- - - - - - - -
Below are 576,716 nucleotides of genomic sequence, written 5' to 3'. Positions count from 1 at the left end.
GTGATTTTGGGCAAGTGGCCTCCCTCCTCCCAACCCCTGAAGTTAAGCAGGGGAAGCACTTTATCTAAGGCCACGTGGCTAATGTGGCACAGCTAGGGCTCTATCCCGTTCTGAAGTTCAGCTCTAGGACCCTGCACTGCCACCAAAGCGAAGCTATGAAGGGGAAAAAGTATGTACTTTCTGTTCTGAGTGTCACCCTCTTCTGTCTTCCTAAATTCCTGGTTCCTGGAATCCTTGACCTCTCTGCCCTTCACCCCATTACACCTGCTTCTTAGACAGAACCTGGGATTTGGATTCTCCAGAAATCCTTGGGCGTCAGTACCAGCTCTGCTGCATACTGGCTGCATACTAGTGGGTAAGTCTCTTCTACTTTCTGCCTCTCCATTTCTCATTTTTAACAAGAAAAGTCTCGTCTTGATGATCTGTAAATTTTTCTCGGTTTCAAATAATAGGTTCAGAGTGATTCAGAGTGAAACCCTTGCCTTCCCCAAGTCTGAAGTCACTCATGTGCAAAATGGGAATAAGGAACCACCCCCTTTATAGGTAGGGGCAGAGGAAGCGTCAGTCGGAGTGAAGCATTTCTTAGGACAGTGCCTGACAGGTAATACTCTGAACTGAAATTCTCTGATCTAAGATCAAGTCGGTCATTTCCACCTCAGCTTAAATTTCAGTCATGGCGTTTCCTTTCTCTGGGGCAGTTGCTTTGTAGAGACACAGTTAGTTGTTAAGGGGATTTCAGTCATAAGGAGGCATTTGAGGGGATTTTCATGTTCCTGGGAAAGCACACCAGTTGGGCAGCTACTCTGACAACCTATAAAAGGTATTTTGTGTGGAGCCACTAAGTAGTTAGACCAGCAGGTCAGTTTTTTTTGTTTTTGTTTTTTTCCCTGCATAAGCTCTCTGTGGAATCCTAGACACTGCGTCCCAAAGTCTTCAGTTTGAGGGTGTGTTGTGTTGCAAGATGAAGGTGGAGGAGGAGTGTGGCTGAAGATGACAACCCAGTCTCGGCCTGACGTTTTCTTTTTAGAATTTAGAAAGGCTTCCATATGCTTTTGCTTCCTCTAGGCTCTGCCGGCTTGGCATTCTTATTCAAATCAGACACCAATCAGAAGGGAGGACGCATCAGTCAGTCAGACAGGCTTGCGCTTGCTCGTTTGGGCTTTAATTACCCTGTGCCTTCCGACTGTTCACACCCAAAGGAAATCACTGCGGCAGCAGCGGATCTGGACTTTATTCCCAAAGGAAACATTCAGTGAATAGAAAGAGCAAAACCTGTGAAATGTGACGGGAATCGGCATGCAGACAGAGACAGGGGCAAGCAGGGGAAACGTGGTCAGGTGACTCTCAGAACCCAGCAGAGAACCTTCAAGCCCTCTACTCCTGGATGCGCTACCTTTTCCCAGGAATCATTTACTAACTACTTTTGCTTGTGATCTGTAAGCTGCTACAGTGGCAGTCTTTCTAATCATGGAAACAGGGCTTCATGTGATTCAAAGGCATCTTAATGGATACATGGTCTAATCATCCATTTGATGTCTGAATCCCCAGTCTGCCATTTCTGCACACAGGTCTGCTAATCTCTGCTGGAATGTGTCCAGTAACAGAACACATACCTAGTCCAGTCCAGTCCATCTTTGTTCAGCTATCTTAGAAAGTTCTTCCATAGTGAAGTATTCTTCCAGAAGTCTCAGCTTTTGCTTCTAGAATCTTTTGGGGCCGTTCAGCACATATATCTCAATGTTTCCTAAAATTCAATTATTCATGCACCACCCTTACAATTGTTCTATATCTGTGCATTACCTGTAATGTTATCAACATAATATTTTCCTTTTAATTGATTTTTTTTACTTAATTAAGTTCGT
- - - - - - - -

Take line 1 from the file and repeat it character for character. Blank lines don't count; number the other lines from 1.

Below are 576,716 nucleotides of genomic sequence, written 5' to 3'. Positions count from 1 at the left end.